Germany is one of three countries currently with four places reserved in the Champions League - three at the group stage and one qualifying slot. It is fast catching up on second-placed England in the rankings and, of course, supplied both finalists for Europe's top club tournament at Wembley Stadium last May.
In the semi-finals, Borussia Dortmund saw off Real Madrid CF and FC Bayern Munich destroyed FC Barcelona, the two clubs powering Spain's ongoing dominance of the all-important UEFA listings - triggering feverish speculation that a new Bundesliga golden era could be on the way. But just how strong is Germany's top flight across the board? With Bayern romping to the domestic title, 25 points clear of closest pursuers Dortmund last season, and the Yellow-Blacks widely tipped as the only team capable of posing any kind of serious threat to that supremacy this time around, is it in danger of developing into a continuous two-horse race at the top, with a crowd of hopefuls battling it out behind them for a podium place?
It's a point of view that has certainly been touted - indeed BVB boss Jürgen Klopp, asked if there was a risk of "Spanish conditions" emerging in the German game, countered with tongue at least slightly in cheek that the real threat was "Scottish conditions" - his point being, of course, that not even Dortmund could hope to compete over the duration with FC Bayern in terms of resources and investment.
Teething troubles for Pep in Munich
The reality is, however, that all such speculation is, at the very least, premature. That the men from Munich enjoyed an outstanding season by any measure is beyond dispute and the arrival of Pep Guardiola as head coach has kept the euphoria going, as Bayern plot to cement their place long-term among Europe's elite.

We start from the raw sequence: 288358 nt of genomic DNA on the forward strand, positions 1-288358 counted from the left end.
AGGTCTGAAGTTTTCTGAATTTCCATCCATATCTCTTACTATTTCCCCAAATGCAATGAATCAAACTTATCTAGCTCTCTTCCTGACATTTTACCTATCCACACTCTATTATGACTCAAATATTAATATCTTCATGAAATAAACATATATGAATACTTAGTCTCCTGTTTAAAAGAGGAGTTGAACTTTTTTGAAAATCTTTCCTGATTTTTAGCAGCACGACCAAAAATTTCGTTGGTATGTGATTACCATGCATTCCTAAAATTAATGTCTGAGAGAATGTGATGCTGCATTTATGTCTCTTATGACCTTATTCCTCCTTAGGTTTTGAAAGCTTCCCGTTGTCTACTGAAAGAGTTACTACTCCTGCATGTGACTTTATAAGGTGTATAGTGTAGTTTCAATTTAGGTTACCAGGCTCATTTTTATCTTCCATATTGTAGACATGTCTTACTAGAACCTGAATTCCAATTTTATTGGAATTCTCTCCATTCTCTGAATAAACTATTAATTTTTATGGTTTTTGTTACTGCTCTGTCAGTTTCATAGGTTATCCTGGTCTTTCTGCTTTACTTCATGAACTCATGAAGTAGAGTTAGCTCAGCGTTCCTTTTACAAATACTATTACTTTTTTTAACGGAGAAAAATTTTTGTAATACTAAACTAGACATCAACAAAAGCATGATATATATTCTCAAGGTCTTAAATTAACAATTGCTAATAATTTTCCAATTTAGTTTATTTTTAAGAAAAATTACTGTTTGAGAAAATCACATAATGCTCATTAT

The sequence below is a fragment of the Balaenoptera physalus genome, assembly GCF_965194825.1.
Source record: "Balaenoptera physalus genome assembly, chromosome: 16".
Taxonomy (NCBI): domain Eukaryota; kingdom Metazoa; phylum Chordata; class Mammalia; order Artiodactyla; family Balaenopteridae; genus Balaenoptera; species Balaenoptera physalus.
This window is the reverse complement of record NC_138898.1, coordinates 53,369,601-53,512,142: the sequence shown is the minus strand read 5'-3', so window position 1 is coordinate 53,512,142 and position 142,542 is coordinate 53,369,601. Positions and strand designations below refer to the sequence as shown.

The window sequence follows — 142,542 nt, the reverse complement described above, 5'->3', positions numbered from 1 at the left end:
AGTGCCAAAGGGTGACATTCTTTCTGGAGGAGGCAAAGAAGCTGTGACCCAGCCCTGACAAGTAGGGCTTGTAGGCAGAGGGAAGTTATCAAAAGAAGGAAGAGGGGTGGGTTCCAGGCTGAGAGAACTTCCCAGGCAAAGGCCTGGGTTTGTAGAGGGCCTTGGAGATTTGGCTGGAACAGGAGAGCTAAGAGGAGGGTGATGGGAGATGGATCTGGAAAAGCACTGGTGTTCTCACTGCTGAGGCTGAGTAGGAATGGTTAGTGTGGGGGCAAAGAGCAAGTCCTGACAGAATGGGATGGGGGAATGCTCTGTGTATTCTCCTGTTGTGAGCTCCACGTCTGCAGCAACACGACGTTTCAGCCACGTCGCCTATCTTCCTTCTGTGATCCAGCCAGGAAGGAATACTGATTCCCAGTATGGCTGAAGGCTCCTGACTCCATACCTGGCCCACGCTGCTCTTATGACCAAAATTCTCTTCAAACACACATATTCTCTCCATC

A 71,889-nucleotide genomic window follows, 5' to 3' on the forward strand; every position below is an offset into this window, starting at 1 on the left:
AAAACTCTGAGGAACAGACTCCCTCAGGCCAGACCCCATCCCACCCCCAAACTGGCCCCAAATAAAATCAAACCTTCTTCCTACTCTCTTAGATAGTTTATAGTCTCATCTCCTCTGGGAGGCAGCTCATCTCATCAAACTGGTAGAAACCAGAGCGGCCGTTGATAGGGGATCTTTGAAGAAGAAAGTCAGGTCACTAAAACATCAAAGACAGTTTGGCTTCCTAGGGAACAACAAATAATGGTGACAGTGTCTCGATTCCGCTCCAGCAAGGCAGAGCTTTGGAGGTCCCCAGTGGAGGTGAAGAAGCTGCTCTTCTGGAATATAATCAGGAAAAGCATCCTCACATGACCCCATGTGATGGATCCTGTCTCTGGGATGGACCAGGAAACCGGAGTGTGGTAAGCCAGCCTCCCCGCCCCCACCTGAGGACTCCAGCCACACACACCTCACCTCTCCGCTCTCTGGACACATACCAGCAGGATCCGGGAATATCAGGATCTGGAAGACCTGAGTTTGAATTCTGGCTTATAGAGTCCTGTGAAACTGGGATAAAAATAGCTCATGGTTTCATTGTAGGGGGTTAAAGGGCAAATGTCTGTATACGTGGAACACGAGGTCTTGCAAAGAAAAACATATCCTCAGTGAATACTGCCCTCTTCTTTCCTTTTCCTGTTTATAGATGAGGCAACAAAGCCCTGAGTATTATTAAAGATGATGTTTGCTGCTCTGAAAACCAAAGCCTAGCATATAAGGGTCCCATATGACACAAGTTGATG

There was little sign, however, of the treble-winners being in a class of their own quite yet as in the season curtain-raising DFL Supercup and while it could be, and is rightly being argued that these are still very early days, the same can be said of any claims of the race for the Bundesliga title being over before it has even begun.
Back-to-back titles not the norm
The fact is, if Bayern do retain the championship shield this season, it will be the first time in eight years they have managed to do so. Of the 13 league campaigns played out since the turn of the millennium, the Munich Reds have won seven, with Dortmund - three times - Werder Bremen, VfB Stuttgart and VfL Wolfsburg all claiming the main prize as well. BVB - unbeaten against Bayern in the league in three years, incidentally - have already established their credentials as serious contenders. But there are other ambitious clubs with their sights avowedly set on the Yellow-Blacks in turn - which means, by default, that should Bayern find themselves struggling to recapture their dominance of last season, the likes of Schalke 04 and Bayer Leverkusen will be aiming to take full advantage.
Leverkusen coach Sami Hyypiä, for one, certainly doesn't concede it's "set in stone that Bayern and Dortmund are out there in a league of their own", while just up the road from the beaten Champions League finalists, old rivals Schalke are gunning for a top-three slot themselves this time around - and that by no means implies settling for third.
And this season's dark horse is...
The obvious contenders aside though, every Bundesliga season throws up its surprise packages. Few, for example, would have bet on SC Freiburg and freshly-promoted Eintracht Frankfurt claiming 2012/13 Europa League slots, alongside beaten DFB Cup finalists VfB Stuttgart. At the other end of the standings, meanwhile, FC Augsburg underwent a form explosion down the back end of the campaign that saw them haul themselves clear of a seemingly doomed situation at the midway mark.
In short, nothing can be completely discounted at either end of the table and while you would undoubtedly get healthy odds against Bayern battling the drop or long-time-no-see Bundesliga returnees Eintracht Braunschweig winning the title in 2013/14, the permutations between those two extremes are plentiful. FC Bayern legend Franz Beckenbauer himself learned long ago from experience that the handiest prognostic tool of the lot can sometimes simply be, "Let's see what happens."